These Mississippi Schools Are Only Now Desegregating
We all know about the infamous landmark case Brown v. Board of Education, which declared separate schools for black and white students unconstitutional in 1954. However, even though it’s been 60 years since that decision, some schools still haven’t desegregated. This shocking reality made headlines this week when a federal court ordered the Mississippi town of Cleveland to integrate its historically “black” and historically “white” junior and high schools. The order comes after a 50-year battle with the town and the U.S. Department of Justice to integrate the schools.
Four schools will be affected – the nearly all-black D.M. Smith Middle School, the virtually all-white Margaret Green Junior High School, the mostly black East Side High School, and mostly white Cleveland High School. The high schools will be combined into one and the middle schools will be combined as well. Vanita Gupta, principal deputy assistant attorney general and head of civil rights at the U.S. Department of Justice, said in a statement, “Six decades after the Supreme Court in Brown v. Board of Education declared that ‘separate but equal has no place’ in public schools, this decision serves as a reminder to districts that delaying desegregation obligations is both unacceptable and unconstitutional.” According to the Huffington Post, the people of the town, which is also divided racially by railroad tracks, support the decision to integrate. But even so, years and years of being separate has taken its toll. “The delay in desegregation has deprived generations of students of the constitutionally guaranteed right of an integrated education,” the court opinion says. “Although no court order can right these wrongs, it is the duty of the district to ensure that not one more student suffers under this burden.”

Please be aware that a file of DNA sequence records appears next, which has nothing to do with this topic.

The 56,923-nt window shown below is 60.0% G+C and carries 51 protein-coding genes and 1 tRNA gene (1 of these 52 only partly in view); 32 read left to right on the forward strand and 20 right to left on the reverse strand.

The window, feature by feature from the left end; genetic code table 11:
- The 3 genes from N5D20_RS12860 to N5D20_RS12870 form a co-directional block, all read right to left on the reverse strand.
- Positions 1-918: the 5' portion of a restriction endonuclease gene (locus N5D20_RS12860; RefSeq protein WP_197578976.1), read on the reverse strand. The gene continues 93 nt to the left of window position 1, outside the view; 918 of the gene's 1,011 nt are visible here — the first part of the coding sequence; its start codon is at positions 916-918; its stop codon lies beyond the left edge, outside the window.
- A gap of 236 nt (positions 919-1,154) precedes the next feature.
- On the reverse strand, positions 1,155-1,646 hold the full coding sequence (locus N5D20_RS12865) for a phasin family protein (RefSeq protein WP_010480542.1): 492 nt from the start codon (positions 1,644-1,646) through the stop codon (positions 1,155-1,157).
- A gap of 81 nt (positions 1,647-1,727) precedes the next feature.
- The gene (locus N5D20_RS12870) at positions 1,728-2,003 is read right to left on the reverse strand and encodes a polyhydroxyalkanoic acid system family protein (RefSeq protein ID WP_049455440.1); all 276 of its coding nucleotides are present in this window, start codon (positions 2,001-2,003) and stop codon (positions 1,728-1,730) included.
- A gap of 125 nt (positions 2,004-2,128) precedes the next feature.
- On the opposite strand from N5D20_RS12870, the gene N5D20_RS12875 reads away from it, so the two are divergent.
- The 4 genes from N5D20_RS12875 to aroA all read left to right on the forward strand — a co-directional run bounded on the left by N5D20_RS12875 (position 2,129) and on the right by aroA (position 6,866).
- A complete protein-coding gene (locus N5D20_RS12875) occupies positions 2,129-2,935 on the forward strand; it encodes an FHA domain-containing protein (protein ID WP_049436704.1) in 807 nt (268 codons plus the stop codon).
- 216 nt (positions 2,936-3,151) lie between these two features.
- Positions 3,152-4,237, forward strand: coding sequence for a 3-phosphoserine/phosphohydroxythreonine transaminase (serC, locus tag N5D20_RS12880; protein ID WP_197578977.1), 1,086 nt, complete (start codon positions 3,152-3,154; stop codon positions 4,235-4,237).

Crazy Laws That Still Exist in the United States
For as advanced as the United States is, there are still insane, crazy, and ridiculous laws that exist in many parts of the country! From mispronouncing the state’s name to ...
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